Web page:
Not in the Ouachitas. I've heard too much thunder at about 2:00 am after going to bed beneath a clear, starry sky, and had just enough time to deploy the tarp. I put the tarp up in snakeskins now to save a little time when the big drops are about to start hammering. That way I get the views but it's easy to get the tarp out and anchored. If it's windy or I figure I'm pushing it, I'll even deploy the tarp completely, then put it back in the snakeskins but even have the stakes ready.
Last edited by Hector; 05-22-2008 at 11:49.
I go tarpless about 50% of the time. Like eugeneius, my part of the southwest only sees rain from monsoon related thunderstorms, very short in duration but potentially life threatening (temps can drop 40+ degrees in an hour). Like a classic hardcore punk song, short-full of energy- and leaves you standing there saying "what the hell was that?!"
other times we get some rain in the winter. its usually very predictable. I also use the tarp for shade. I havent even been hangin for a year yet so Im only using what I know about rainflys in general, as a (ex) veteran tent camper
I was physically unable to pitch my tent without it's rain fly. I am finding the same with my hammock, unless I am tinkering with fitting an underquilt or something like that. I don't know what it is that insists I set the tarp. In the backyard I had to bail at one point because there was no place to stake the tarp. The ambient light from the high rise next door and hyway bridges kept me awake.
I may be slow... But I sure am gimpy.
"Bless you child, when you set out to thread a needle don't hold the thread still and fetch the needle up to it; hold the needle still and poke the thread at it; that's the way a woman most always does, but a man always does t'other way."
Mrs. Loftus to Huck Finn
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All the time if I know it's not gonna rain.....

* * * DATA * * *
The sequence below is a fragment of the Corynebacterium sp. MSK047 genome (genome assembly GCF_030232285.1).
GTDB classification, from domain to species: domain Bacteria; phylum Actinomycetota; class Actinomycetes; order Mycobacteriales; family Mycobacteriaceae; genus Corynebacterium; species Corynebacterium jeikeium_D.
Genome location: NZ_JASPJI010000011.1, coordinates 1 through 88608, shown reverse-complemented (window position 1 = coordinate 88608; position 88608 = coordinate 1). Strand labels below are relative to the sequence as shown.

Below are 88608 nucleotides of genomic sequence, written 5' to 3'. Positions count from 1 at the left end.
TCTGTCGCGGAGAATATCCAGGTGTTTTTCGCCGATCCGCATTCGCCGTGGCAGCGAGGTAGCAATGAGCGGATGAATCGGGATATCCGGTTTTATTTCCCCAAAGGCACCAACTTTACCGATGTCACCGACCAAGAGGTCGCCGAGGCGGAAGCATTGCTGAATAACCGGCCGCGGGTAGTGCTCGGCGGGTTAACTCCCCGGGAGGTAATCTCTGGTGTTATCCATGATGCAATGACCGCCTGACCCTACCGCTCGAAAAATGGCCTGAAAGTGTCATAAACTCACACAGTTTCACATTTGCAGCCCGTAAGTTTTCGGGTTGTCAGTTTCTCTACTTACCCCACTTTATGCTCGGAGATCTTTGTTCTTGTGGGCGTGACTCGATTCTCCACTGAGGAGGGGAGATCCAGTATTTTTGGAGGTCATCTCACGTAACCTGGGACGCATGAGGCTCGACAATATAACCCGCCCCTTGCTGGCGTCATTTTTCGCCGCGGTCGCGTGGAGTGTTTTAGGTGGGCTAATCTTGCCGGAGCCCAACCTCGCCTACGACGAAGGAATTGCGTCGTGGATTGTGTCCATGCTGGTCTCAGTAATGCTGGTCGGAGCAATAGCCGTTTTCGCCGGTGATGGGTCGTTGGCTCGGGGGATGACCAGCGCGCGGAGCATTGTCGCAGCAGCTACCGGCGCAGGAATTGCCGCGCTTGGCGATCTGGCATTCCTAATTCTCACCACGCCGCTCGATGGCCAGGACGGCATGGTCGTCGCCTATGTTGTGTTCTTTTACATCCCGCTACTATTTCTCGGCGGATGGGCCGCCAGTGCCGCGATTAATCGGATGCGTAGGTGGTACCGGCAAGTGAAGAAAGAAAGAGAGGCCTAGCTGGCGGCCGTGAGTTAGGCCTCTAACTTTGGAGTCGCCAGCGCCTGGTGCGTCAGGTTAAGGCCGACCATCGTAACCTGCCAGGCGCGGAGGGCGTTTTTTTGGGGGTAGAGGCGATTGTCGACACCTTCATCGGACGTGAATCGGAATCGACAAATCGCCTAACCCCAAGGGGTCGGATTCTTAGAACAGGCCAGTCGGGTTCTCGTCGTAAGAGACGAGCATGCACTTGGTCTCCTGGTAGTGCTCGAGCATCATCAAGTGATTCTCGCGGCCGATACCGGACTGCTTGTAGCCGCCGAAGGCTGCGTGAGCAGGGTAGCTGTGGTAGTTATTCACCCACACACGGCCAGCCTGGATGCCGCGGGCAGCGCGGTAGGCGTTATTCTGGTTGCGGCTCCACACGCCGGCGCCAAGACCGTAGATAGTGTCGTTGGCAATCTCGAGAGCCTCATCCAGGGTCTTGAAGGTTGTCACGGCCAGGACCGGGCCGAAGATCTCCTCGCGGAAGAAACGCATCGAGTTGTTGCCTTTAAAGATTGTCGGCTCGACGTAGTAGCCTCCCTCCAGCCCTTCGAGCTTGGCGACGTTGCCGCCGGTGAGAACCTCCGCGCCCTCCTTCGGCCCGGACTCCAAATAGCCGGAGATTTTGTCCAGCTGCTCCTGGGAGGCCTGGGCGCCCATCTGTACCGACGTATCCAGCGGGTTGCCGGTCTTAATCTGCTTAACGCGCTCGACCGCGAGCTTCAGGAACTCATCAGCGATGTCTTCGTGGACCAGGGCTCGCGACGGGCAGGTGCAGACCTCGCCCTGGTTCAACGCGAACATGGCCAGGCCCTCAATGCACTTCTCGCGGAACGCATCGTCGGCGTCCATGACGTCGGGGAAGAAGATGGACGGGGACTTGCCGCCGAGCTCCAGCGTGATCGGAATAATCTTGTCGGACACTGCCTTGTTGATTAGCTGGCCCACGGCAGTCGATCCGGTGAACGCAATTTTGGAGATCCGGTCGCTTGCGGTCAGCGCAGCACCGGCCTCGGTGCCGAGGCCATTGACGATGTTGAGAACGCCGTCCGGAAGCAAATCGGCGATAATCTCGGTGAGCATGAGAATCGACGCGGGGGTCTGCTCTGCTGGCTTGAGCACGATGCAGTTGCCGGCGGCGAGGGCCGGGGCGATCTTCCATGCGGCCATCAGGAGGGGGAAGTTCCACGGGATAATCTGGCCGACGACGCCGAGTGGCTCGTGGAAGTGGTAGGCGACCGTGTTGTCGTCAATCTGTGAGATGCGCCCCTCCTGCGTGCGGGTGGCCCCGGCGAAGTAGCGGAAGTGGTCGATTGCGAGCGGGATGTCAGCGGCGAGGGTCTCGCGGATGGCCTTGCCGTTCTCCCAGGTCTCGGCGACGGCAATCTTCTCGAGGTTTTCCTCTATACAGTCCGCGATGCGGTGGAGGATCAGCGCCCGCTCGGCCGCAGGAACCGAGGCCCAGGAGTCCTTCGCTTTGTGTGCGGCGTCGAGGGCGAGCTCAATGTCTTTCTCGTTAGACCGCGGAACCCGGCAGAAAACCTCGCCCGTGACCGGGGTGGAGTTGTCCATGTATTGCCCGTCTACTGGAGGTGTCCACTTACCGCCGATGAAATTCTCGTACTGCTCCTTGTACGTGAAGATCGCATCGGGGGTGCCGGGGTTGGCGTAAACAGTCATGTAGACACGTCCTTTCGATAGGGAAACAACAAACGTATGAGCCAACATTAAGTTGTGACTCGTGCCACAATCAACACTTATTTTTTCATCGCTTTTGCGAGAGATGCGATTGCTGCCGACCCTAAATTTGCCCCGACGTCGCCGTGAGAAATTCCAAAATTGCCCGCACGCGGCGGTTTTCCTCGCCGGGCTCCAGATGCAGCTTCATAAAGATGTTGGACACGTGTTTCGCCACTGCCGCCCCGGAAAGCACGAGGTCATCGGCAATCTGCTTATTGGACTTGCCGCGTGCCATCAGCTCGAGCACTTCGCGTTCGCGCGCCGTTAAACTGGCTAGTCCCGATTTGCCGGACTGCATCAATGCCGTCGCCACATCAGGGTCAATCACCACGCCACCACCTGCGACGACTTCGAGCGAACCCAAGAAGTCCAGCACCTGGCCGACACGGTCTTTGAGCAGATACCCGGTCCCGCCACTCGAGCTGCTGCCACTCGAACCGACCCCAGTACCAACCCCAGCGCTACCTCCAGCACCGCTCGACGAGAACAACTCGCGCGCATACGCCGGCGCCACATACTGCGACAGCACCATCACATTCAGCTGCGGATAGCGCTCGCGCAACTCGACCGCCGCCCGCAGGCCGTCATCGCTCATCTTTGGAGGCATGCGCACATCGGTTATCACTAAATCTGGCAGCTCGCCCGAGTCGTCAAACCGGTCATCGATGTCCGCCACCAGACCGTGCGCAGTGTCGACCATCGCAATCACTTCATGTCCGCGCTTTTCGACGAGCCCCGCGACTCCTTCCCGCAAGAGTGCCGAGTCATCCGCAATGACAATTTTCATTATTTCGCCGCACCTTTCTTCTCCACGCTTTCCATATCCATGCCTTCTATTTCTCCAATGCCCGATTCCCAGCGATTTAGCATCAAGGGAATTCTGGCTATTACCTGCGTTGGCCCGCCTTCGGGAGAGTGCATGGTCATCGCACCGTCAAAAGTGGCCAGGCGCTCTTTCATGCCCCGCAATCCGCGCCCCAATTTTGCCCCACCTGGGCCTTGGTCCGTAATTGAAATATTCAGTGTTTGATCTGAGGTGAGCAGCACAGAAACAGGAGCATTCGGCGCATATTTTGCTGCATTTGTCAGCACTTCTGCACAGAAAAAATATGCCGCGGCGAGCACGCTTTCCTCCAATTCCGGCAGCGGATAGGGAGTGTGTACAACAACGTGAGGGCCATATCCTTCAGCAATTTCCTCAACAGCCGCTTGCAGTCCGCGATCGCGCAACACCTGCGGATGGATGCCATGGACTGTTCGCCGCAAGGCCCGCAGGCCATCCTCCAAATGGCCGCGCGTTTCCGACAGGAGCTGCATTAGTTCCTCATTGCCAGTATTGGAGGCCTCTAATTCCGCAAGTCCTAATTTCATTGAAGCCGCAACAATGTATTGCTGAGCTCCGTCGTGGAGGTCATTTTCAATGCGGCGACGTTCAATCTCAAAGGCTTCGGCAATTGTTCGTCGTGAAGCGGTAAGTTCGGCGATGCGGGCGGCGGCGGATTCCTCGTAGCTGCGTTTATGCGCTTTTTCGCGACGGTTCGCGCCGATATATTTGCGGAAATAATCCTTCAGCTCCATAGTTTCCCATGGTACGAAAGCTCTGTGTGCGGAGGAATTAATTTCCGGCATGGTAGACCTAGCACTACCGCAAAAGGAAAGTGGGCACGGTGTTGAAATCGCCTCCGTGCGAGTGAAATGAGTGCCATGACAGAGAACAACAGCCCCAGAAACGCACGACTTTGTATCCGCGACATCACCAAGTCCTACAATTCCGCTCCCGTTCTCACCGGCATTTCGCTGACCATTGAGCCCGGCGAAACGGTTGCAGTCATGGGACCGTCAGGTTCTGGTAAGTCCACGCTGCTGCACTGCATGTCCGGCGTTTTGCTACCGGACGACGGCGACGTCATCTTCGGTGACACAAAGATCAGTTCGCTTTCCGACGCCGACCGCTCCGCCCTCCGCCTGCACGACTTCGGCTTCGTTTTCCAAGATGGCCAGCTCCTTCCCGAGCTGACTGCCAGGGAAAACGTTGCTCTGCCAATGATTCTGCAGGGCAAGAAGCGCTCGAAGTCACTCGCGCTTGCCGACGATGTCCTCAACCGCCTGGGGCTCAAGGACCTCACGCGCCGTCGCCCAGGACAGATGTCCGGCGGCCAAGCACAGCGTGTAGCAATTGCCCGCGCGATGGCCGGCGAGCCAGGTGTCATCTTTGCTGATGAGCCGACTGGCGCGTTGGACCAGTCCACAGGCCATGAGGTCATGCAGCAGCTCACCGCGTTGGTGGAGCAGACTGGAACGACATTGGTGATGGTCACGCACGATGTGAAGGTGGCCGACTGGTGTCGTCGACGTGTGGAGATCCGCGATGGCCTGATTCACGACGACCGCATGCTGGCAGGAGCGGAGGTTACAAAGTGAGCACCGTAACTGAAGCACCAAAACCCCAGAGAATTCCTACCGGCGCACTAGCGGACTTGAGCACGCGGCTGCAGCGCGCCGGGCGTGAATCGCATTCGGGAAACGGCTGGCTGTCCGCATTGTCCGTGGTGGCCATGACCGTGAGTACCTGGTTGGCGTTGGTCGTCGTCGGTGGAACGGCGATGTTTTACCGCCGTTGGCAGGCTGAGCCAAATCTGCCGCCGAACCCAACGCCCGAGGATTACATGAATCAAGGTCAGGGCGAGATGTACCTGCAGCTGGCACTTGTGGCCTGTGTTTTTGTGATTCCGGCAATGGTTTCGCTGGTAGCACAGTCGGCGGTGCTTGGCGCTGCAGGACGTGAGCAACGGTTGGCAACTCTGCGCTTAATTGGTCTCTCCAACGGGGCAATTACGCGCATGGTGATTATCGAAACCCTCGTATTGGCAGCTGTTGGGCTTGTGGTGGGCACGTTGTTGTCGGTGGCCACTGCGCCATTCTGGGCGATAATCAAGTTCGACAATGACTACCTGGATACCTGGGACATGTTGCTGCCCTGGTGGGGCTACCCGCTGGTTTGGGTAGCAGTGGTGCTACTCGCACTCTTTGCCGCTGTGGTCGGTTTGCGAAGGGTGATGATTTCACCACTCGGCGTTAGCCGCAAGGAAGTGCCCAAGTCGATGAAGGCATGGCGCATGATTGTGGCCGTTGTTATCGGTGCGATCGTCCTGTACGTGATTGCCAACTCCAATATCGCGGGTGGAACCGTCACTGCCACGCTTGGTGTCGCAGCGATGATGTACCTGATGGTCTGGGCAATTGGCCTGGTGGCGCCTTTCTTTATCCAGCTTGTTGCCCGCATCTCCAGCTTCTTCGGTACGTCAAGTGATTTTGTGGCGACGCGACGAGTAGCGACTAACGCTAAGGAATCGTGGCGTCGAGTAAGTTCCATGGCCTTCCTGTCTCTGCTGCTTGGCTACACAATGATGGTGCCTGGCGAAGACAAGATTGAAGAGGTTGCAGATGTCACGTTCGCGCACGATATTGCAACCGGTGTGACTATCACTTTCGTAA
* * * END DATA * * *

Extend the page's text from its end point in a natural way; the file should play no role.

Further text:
An alternative would be to use a silnylon hammock sock will breathable strip (like the JRB weathershield but a full sock.) However, for not much more weight you get the versatility of a tarp.....
"Man is a stream whose source is hidden." RWE
I may start setting up my tarp and then fold half of it back on itself. That way I'll see the stars and still feel covered. In the case of rain I'd only have to stick it back down on the already planted stakes...
I'm going to have to slowly ease my way out from under
"Civilization is the limitless multiplication of unnecessary necessities." - Mark Twain
“I go to nature to be soothed and healed, and to have my senses put in order.” - John Burroughs
Beore I even bought a tarp allof my test hangs in the backyard were tarpless, even on a 30* night. I woke up a little wet from all the frost.
Unless it is raining or soon will be I rarely deploy my tarp. I enjoy falling asleep while gazing at the stars too much. If it starts to rain all I have to do is to slide the skin off my tarp and it falls over my hammock. Everything is protected for the minute or so it takes me to get it staked out. A little inconvenient at times but I think well worth it. The DWR coating on my down sleeping bag is more than able to handle the moisture from the dew and dries completely when I set up the next night.
...and there came to be a day, all too soon, that I became aware that I could travel no more on my long journey. Though I did not arrive where I had planned, I believe that here is exactly where I am supposed to be...
If funds are the issue and you need something soon the JRB 8x8 is only $50.00. Only a little more than material to make something unless you can find some sil in the $1 bin at wallys. Won't pitch as taught as a Black Cat but not bad. And the small size fits in for your minimal tarp needs.
Gentle raindrops and mighty oceans...neither can exist without the other.
Time heals all wounds...but it usually leaves a pretty big scar.